The homes, businesses and possessions of the 1,400 people who lived in Greensburg may be battered and destroyed, but their pride in their community remains steadfast.
Many are saying that spirit will help the rural town rise from the
wreckage caused by a tornado the evening of May 4.
"The people here are used to doing things for themselves," said Greensburg Mayor Lonnie McCollum. "Give them the time to plan, ... and they will kick into gear."
If they can't get something done themselves, they know someone in town who can help them out, he said.
McCollum is driving the effort to rebuild even after 90 percent of the
town's structures were destroyed.
Even before some families had made their way back to the town to survey damage, he said that the town will rebuild city hall, schools and the hospital. With those facilities in place, he hopes people also will return.
Resident Rhonda Hammond said she hopes the town recovers, too.
"It depends on the people, though," she said of the town's chances of
success. "They'll have to stick it out; they'll have to tough it out."
The work ethic that's driven the town in the past will get it through this challenge, said Josh Dellenbach, who lived in Greensburg with his
"If the National Guard is out here working, guess who's going to be working, too? The people in this town," he said.
Even if people relocate, Dellenbach said he couldn't see people abandoning their property with piles of debris and never looking back -- it's just not in the nature of the Greensburg people.
The key to rebuilding is going to be team work, Devan Dellenbach said.
"People are already out here helping each other," she said. "It's easy to get into the mode of just doing for yourself, but we can't do that."
And it's that community-minded spirit that has the couple seriously weighing their options. Their home is a total loss, and they have to decide if they want to rebuild or move to another community.
He's a junior high teacher, and she works at a preschool.
"It's hard to think that at the lowest point in these kids' lives their
teacher, one of the biggest influences on them, someone they see almost every day, might leave them," Devan Dellenbach said.
But Josh Dellenbach said it just wasn't time to commit to staying or
Nevertheless, he sees a resiliency in Greensburg that he associates with the values of the Middle West.
Rod Bradley, a retired physician who lived in the town for 42 years, said he also believes it can be rebuilt.
He and his wife, Shirley, won't be living in the town to see it, though.
People will stay and rebuild, especially the young, he said, but like many older couples in town, they say the cleanup will be too long and stressful.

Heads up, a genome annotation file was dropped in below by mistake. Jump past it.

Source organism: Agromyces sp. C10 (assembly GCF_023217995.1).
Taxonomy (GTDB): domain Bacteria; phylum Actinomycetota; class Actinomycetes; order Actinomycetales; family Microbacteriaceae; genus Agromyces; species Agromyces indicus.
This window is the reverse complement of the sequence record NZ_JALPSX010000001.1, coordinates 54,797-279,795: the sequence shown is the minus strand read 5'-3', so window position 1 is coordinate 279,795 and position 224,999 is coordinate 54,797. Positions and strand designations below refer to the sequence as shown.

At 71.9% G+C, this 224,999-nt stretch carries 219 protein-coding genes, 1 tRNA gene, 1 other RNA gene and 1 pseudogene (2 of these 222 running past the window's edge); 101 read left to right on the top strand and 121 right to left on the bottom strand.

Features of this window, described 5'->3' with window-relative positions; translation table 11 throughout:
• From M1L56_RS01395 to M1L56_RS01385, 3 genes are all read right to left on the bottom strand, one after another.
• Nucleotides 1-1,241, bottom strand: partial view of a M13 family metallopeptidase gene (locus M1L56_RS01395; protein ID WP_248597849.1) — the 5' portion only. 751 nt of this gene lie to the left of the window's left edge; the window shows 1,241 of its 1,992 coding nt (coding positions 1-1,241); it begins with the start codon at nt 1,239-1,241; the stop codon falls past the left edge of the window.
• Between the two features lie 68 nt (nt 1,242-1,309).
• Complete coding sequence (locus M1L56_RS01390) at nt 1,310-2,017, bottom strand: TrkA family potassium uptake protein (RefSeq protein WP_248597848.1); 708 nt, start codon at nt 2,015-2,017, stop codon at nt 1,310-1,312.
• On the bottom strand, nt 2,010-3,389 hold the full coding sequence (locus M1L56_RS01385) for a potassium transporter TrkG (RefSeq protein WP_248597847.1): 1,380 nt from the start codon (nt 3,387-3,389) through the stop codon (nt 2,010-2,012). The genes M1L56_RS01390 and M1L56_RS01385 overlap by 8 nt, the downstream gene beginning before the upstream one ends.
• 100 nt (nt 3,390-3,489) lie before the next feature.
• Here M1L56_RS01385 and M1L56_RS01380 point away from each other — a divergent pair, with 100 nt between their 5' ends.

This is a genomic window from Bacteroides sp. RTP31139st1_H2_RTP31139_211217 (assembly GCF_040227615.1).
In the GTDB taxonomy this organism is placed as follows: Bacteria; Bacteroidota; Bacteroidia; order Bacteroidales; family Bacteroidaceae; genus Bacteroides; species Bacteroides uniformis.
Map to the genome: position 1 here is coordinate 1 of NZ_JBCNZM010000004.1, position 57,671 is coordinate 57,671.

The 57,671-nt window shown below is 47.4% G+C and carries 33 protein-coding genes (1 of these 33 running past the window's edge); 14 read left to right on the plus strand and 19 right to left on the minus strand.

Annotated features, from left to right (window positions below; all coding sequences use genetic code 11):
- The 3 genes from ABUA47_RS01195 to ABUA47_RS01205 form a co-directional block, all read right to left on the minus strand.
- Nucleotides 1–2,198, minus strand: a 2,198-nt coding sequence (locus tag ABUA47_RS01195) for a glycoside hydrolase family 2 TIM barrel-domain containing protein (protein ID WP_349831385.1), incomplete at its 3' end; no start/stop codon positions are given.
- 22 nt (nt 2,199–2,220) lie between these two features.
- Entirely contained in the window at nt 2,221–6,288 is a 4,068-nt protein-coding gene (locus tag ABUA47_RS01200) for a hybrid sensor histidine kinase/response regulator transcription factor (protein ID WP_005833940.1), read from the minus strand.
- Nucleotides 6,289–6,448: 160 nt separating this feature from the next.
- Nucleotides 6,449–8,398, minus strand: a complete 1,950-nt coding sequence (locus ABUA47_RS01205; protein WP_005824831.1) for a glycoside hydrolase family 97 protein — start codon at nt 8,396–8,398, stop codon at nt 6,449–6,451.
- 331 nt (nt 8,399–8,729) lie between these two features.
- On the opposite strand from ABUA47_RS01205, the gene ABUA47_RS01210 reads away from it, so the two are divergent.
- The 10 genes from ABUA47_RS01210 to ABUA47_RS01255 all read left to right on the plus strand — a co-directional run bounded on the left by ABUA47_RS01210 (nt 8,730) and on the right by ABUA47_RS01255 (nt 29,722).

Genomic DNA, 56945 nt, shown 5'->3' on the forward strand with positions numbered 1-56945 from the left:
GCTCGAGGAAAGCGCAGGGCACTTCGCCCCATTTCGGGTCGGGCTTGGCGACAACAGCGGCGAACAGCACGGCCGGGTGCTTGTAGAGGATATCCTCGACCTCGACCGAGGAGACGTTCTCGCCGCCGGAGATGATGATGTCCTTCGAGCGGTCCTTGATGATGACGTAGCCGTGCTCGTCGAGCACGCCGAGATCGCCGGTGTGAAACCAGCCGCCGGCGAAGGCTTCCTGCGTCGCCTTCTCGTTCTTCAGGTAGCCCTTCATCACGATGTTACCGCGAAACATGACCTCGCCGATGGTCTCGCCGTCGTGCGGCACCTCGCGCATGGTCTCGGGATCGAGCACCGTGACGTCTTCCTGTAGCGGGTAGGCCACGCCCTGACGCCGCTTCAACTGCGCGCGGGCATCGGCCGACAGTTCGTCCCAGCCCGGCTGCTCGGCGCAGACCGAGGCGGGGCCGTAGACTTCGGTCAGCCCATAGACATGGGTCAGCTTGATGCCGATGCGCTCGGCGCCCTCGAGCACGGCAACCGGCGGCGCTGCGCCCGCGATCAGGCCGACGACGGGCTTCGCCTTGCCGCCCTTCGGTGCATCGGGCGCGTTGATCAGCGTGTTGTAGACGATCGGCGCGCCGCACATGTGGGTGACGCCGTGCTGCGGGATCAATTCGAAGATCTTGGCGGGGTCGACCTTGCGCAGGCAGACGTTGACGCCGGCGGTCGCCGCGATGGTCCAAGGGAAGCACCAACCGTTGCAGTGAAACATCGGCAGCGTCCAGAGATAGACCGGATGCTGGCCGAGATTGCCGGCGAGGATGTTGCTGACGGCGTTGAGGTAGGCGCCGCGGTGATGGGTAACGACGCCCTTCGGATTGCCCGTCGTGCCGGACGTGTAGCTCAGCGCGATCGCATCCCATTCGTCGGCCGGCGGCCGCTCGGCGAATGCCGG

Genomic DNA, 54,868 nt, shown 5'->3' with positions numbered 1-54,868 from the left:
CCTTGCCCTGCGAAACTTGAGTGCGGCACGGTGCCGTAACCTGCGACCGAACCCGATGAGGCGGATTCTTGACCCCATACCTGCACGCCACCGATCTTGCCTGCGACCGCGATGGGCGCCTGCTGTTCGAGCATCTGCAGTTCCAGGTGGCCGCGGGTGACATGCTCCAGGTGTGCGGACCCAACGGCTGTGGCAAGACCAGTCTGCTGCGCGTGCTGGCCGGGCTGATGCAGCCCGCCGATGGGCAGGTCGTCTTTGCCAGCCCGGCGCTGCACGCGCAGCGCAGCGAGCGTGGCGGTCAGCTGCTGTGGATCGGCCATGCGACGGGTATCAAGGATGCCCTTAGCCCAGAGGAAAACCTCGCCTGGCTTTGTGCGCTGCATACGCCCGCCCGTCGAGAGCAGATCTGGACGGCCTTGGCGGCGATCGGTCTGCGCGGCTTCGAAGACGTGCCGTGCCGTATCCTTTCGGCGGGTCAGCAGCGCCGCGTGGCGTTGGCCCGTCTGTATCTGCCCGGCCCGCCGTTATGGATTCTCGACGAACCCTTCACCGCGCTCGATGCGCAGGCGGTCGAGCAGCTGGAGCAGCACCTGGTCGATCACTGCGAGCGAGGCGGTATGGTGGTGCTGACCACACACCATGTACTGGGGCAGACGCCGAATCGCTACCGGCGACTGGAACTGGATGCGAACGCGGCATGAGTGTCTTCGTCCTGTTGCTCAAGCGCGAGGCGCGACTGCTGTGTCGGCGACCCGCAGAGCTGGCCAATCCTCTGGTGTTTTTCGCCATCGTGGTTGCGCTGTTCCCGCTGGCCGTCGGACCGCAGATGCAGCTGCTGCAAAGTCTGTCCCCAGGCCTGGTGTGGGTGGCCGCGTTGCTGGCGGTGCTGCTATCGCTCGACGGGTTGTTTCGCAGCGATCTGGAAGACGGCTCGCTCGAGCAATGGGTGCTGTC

"It's going to take several years to recover from this, and I don't know if I have several years left," Rod Bradley said.
Still, they plan to support the efforts in whatever way they can.
Other people who have long left the town are giving it a second look now. Former resident Lori Richard said had spoken with people she grew up with who had moved away. They are talking about how they want to move back to town and pitch in.
"They want to make a difference," she said. "And that's awesome. They can come back and help rebuild this town and make a living."
Bradley said he appreciates the young people's desire to come back to
"We want to support them, even if we're not here, to some extent," he said.
OUTSIDE ASSISTANCE NEEDED
As Richard sifts through the debris that surrounds her demolished home that was on the market, the work is slow going. They don't have a wheel barrel, and they have only one shovel.
But they and all the other families have a lot to clean up on the road to
That, just about everybody said, will require outside assistance.
Besides its infrastructure being decimated, the town's economy is stagnant, too. Only three businesses survived, and many people are likely without jobs.
"To move ahead, it will take assistance. There is no way we can deal with this on the local or even state level," Josh Dellenbach said. "But whatever aid we get, it's going to be matched with work ethic."
Richard said she thinks people will definitely need the help of agencies such as the Federal Emergency Management Agency.
"They'll have to have support from somewhere," she said. "I just don't know what people will do without jobs and businesses."
Already FEMA is in town helping families access federal disaster funds, and volunteer agencies are hooking residents up with resources.
In a message of encouragement, Congressman Jerry Moran said the people of Greensburg are "resilient" people.
Outreach is coming from all over the state as Kansans wait with hammers and shovels to help rebuild, Moran said.
Richard just hopes the support is enough to get the town back on its feet.
LONG ROAD AHEAD
McCollum wants to see young professionals come to town, and he thinks a brand new city could be just the thing to attract them. But he knows there's a long, uncomfortable road ahead.
Still, he and City Administrator Steve Hewitt are working on plans to lead the residents down the path ahead.
The first sign of recovery, McCollum said, will be when the government is up and running. The city is offering information at this point, and will resume operations, where possible, as soon as a temporary city hall is established.
City Administrator Steve Hewitt has said that the city will help a chunk of residents by fulfilling its payroll obligations.
"It's going to take a long time, no doubt," he said. "But we will get
Besides, McCollum said, Greensburg residents' community spirit would never allow them to leave behind the town's real pride and joy -- a half-ton pallasite meteorite and the world's largest hand-dug well.
Bradley said the leaders driving the efforts forward will play an
important role. Their message has to be a positive for success, he said.
" 'Can't' do anything, but 'can' does," he said. "If you give up now,
nothing will happen."